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Earth Sense: Colorful fall skies determined by moisture

POSTED: October 27, 2012 11:59 p.m.

Fall is the season for enjoying colors in North Georgia. But it’s not just the colors of tree leaves that are changing. The sky shows a much greater variety of hues than we get at other times of the year.

Deep, postcard-grade blue tones come out best right about now. It’s a function of the moisture content of the air. There are three elements to the spectrum of visible light: blue, green and red. Blue is the shortest of the wavelengths and becomes dominant in dry air when the sun is high. Great amounts of moisture change the color to a white haze, indicating that the other wavelengths get scattered along with the blue.

When the sun drops to the horizon, its rays have to penetrate a thicker layer of the atmosphere, and red becomes represented more strongly. A red sky in the evening indicates very dry air. Since sunset is in the southwest, we’re looking in the general direction that brings most of our weather, so it’s a good indicator that the next day is likely to be clear as well.

In late fall, you often notice a dark gray layer near the horizon. That’s not air pollution; it’s called an inversion layer. The ground cools strongly in the evening, drawing heat out of the atmosphere which lacks the moisture to keep it warm. At high humidity air stays warm, explaining our muggy summer nights.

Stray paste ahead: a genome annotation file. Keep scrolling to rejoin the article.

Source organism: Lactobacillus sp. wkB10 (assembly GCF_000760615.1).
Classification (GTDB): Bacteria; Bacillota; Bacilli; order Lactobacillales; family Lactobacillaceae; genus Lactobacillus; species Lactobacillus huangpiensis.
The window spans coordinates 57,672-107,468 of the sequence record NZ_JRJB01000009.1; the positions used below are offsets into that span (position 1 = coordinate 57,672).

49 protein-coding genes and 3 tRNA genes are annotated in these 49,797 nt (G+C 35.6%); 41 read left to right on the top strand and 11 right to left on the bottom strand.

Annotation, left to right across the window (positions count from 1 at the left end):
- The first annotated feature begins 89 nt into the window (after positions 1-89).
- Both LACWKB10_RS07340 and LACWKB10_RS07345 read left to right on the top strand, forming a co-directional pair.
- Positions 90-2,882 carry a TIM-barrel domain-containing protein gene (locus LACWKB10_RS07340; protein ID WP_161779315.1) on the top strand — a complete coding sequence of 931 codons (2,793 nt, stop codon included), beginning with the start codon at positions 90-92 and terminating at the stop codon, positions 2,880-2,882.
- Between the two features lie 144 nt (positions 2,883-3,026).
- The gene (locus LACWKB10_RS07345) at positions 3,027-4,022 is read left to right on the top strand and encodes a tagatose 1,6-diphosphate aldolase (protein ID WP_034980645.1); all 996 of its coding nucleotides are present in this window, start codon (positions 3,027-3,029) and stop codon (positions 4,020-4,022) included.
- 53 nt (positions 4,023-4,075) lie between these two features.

Now, with much less water vapor to produce the greenhouse effect, the lowermost parts of the atmosphere cool fastest and a chilly layer of air settles near the ground, condensing what moisture there is and producing the dark haze. A few hundreds of feet up, there’s a temperature increase. So the normal sequence of cold, colder, coldest with increasing height is upside down, hence the term inversion.

When there is an actual source of pollution present, for instance smoke, it won’t rise beyond the upper boundary of the inversion. Instead it gets trapped near the ground, and everybody gets to partake in the neighbor’s burning leaf pile or smoky chimney.  Exquisite colors are provided by so-called sun dogs. They are cousins of the rainbow, produced by ice crystals high in the atmosphere. When those are present in the form of thin, feathery cirrus clouds, there are beautiful rainbow-like stretches that glow in all the colors of the spectrum.

Rudi Kiefer, Ph.D., is a professor of physical science and director of sustainability at Brenau University. His column appears Sundays and at


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